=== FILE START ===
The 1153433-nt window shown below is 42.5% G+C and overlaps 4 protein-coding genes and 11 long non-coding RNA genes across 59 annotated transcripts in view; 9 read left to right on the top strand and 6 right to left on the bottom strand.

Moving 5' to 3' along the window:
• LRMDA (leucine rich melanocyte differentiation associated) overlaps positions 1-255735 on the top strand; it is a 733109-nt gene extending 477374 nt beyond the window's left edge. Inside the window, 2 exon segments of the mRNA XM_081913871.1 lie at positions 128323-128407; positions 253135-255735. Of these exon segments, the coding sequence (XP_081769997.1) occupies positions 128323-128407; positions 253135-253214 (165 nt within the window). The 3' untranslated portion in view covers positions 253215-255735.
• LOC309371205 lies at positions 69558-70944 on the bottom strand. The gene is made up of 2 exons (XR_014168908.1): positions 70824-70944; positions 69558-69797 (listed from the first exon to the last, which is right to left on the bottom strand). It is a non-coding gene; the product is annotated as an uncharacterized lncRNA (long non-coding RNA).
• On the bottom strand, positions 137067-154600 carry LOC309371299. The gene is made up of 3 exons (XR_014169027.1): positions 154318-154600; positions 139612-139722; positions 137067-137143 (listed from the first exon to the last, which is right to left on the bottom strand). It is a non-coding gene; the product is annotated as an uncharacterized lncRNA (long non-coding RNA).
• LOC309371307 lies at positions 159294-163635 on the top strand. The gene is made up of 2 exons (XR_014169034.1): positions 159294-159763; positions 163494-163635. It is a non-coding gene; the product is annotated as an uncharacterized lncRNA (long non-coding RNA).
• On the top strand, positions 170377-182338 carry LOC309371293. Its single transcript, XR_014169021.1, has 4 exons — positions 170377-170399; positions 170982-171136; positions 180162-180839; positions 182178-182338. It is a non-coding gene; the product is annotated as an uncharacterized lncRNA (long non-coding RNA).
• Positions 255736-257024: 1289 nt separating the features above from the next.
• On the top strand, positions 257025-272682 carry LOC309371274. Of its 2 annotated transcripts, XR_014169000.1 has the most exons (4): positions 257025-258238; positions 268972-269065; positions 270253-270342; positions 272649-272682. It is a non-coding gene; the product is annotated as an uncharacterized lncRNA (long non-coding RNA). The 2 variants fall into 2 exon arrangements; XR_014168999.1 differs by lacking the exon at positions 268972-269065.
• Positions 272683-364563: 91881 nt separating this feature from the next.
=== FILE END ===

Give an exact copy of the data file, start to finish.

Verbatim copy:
The 1153433-nt window shown below is 42.5% G+C and overlaps 4 protein-coding genes and 11 long non-coding RNA genes across 59 annotated transcripts in view; 9 read left to right on the top strand and 6 right to left on the bottom strand.

Moving 5' to 3' along the window:
• LRMDA (leucine rich melanocyte differentiation associated) overlaps positions 1-255735 on the top strand; it is a 733109-nt gene extending 477374 nt beyond the window's left edge. Inside the window, 2 exon segments of the mRNA XM_081913871.1 lie at positions 128323-128407; positions 253135-255735. Of these exon segments, the coding sequence (XP_081769997.1) occupies positions 128323-128407; positions 253135-253214 (165 nt within the window). The 3' untranslated portion in view covers positions 253215-255735.
• LOC309371205 lies at positions 69558-70944 on the bottom strand. The gene is made up of 2 exons (XR_014168908.1): positions 70824-70944; positions 69558-69797 (listed from the first exon to the last, which is right to left on the bottom strand). It is a non-coding gene; the product is annotated as an uncharacterized lncRNA (long non-coding RNA).
• On the bottom strand, positions 137067-154600 carry LOC309371299. The gene is made up of 3 exons (XR_014169027.1): positions 154318-154600; positions 139612-139722; positions 137067-137143 (listed from the first exon to the last, which is right to left on the bottom strand). It is a non-coding gene; the product is annotated as an uncharacterized lncRNA (long non-coding RNA).
• LOC309371307 lies at positions 159294-163635 on the top strand. The gene is made up of 2 exons (XR_014169034.1): positions 159294-159763; positions 163494-163635. It is a non-coding gene; the product is annotated as an uncharacterized lncRNA (long non-coding RNA).
• On the top strand, positions 170377-182338 carry LOC309371293. Its single transcript, XR_014169021.1, has 4 exons — positions 170377-170399; positions 170982-171136; positions 180162-180839; positions 182178-182338. It is a non-coding gene; the product is annotated as an uncharacterized lncRNA (long non-coding RNA).
• Positions 255736-257024: 1289 nt separating the features above from the next.
• On the top strand, positions 257025-272682 carry LOC309371274. Of its 2 annotated transcripts, XR_014169000.1 has the most exons (4): positions 257025-258238; positions 268972-269065; positions 270253-270342; positions 272649-272682. It is a non-coding gene; the product is annotated as an uncharacterized lncRNA (long non-coding RNA). The 2 variants fall into 2 exon arrangements; XR_014168999.1 differs by lacking the exon at positions 268972-269065.
• Positions 272683-364563: 91881 nt separating this feature from the next.